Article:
This is a useful book since it is clear, systematic and rigorous. It is biased because it leaves out certain arguments and are more critical of opposing arguments than arguments in favour of the welfare state. Included in the review: A mathematical model of the non-linear cost of taxation and an appendix with a model of the insurance market, including the problem of adverse selection. (Draft review, 27. November 1997) (67)

The assumption of rational selfishness - How can it be justified? When should it be rejected?
The answer depends on your aim (to explain, predict, or aid policy formation). Justifications are: High value on parsimony and reliability when explaining; that predictions based on "as-if" rationality are more accurate than the alternatives; that the policy of changing the incentive strucure has a more certain and greater effect than attempts to change attitudes. Ultimately the question of rejecting the assumption it is an empirical matter. (Observation, 17. November 1997) (66)

What is economics? A method or a topic?
Should economists try to explain suicide and other non-economic phenomena? Should economists worry more about norms and sociological theories in general? Who should study the formation of beliefs and preferences - economists or psychologists? (Article (draft), 18. October 1997) (63)

Why don't people believe that free trade is good?
I discuss four mechanisms that distort our beliefs about free trade: Zero-sum bias, Money fetishism, Concentrated costs & distributed benefits, Short run vs. Long run confusion. (Observation, 13. September 1997) (62)

Right, Left or Meaningless
A review of Robert J. Barro's Getting it Right. I focus on three issues: Barro vs. Krugman (on supply-side economics, monetary expansion, and inequality), state-intervention, and meaningless quantification. (Review, 26. August 1997) (61)

Economic sense and non-sense: A review of Krugman's Peddling Prosperity
A short reflection on three topics discussed in Paul Krugman's Peddling Prosperity: Was Keynes right about the nature of recession? Why do bad economics appeal to politicians? Why some common impressions about the economy are wrong. (Review, 14. July 1997) (59)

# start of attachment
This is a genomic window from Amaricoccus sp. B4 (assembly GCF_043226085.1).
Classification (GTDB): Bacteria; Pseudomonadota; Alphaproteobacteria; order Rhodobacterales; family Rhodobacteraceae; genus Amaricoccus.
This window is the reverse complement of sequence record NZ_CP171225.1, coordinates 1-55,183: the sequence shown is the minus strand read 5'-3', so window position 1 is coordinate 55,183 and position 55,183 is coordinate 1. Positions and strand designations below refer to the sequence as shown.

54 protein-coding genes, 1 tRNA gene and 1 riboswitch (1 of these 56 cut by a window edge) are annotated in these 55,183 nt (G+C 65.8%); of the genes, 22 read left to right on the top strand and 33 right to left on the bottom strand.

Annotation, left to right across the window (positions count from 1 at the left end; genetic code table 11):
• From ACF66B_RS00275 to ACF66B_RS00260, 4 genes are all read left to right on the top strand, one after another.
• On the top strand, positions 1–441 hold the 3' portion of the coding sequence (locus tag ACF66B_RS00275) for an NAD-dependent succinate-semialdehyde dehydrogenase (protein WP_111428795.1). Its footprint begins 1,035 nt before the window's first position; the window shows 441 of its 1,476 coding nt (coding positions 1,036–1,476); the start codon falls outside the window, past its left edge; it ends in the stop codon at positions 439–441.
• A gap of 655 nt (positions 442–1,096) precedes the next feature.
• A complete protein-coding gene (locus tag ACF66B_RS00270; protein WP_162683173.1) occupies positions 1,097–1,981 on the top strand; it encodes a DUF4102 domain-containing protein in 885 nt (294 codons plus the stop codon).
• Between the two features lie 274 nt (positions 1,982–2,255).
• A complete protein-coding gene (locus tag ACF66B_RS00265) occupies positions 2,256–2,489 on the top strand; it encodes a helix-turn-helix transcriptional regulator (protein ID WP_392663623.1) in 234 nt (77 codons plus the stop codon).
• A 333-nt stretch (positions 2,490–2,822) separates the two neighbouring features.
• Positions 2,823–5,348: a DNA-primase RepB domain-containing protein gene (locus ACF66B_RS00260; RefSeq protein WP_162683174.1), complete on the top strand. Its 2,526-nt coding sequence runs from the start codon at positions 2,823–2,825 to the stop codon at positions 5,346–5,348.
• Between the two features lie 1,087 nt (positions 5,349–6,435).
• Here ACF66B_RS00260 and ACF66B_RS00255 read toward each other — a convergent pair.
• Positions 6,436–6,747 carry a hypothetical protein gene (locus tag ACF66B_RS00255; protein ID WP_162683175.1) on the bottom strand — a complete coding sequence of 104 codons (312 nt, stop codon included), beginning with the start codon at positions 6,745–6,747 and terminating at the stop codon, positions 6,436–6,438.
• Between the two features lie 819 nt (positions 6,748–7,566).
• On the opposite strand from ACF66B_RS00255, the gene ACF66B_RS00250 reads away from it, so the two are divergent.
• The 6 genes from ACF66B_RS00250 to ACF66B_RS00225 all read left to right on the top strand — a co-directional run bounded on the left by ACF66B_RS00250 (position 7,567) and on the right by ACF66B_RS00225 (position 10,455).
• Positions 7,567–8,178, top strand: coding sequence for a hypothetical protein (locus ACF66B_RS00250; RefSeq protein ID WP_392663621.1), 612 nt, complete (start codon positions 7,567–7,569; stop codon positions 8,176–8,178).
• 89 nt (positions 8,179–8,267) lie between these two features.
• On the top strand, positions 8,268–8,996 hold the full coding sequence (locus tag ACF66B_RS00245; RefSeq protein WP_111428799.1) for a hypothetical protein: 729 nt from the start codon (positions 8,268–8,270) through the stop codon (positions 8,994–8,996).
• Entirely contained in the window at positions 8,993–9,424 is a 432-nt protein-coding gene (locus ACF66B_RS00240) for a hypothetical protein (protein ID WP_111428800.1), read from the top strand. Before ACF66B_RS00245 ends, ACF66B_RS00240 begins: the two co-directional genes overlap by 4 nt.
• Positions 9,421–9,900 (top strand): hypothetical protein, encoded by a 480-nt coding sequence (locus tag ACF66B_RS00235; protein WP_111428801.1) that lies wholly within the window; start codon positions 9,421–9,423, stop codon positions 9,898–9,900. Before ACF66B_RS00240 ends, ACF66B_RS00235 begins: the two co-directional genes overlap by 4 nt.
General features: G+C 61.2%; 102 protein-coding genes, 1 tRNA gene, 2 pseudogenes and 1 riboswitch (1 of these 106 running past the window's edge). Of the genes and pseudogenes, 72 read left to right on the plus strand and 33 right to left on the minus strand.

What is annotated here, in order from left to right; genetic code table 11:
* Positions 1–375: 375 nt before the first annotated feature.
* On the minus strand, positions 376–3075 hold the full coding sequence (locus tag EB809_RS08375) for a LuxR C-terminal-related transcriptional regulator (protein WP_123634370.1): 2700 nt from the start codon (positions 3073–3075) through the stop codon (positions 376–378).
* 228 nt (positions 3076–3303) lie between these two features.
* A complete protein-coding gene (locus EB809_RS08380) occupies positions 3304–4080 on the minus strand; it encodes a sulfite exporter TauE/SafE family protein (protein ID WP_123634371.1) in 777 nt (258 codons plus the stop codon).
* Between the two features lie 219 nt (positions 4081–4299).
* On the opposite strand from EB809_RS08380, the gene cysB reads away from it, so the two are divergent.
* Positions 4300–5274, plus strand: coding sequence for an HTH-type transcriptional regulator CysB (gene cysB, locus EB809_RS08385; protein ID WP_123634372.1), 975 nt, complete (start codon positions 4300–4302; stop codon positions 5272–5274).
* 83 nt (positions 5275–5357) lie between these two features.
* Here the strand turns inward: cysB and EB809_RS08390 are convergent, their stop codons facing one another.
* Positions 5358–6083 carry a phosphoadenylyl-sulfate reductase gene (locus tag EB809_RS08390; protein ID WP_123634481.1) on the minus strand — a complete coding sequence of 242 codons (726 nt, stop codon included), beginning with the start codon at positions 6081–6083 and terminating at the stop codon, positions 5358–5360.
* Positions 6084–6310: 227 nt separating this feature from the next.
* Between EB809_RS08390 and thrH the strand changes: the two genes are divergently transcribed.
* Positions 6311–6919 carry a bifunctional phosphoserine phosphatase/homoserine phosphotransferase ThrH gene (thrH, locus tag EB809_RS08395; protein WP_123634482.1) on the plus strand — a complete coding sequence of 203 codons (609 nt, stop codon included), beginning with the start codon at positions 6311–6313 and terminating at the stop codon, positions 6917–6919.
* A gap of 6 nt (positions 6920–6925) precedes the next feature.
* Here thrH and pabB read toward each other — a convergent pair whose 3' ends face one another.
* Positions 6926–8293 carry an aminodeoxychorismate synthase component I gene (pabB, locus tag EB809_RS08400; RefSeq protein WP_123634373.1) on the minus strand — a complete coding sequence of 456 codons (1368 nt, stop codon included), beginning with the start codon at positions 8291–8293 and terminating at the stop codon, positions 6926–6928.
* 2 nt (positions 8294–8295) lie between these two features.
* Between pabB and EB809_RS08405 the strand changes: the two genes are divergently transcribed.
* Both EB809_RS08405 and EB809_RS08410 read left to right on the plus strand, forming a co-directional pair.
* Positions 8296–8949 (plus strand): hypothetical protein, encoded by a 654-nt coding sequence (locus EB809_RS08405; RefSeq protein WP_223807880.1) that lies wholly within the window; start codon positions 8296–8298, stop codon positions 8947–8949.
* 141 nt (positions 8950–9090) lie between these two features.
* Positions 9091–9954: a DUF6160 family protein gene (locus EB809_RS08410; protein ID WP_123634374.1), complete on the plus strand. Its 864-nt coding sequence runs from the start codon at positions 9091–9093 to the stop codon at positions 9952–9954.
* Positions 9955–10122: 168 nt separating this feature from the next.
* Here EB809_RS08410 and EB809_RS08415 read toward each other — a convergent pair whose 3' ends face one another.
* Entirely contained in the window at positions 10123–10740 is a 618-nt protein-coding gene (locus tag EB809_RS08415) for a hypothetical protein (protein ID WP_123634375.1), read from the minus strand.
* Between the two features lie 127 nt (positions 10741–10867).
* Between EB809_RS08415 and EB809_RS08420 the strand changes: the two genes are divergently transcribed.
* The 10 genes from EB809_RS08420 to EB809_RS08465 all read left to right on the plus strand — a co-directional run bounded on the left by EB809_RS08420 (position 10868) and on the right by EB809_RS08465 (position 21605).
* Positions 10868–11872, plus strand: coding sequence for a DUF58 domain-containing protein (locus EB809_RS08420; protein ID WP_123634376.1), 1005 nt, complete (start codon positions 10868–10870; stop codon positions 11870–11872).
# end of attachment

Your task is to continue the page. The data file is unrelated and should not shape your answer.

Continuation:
Words, Figures or Mathematics - A review of Rødseth's Consumer Theory
As an introduction to standard neo-classical consumer theory, this is a very good book. However, it also exemplifies the problems of this approach: its excessive emphasis on mathematics, and the consequent focus on technical as opposed to substantive issues. Included in this review: A worked example of Cobb-Douglas preferences. (Review, 12. May 1997) (51)

Pushkin or Baumol - Poets, Economists and Contestable Markets
The poet Pushkin knew about contestable markets long before the economist Baumol. Moreover, Pushkin's description of contestable markets fits the real world more than Baumol's theory. (Observation, 5. May 1997) (49)

Visual econometrics - A review of Wonnacott and Wonnacott
This is a good book which deserves a new edition to cover some recent developments. I give a detailed critique of their treatment of autocorrelation, and I speculate on whether MAD estimators - Minimization of Absolute Deviations - are better than OLS? (Review, 25. April 1997) (47)

About reviewing econometric textbooks
In short: clarity of explanation, rigour, completeness, honesty about the limitations of econometrics, and style. (Observation, 25. April 1997) (46)

Non-utopian utopians? John Roemer's Coupon System
The second version of a review of John Roemer's A Future for Socialism. I try to criticise his plan for reforming society by pointing to some weaknesses concerning efficiency, liberty and risk. I also discuss some insights such as the concepts of social-republican property and psychologically stable systems. Thanks to Steven Jay Blatt for interesting comments on the first draft of this review (Review, 8. April 1997) (43)

Profit maximizing publishing - A review of Coase's Essays on Economics and Economists
Coase is an economists I admire, but this book failed to live up to my expectations. The topic of several papers were rather uninteresting, and some of the other essays contained arguments that are (too?) well known. (27. March 1997) (42)

Why (dis)belive rational expectations? A review of Sheffrin's Rational Expectations
Sheffrin is good at summarizing material, but I am less convinced by his arguments in favour of rational expectations. In addition I try to play the role of the devil's advocate to find some weak points. (7. March 1997) (41)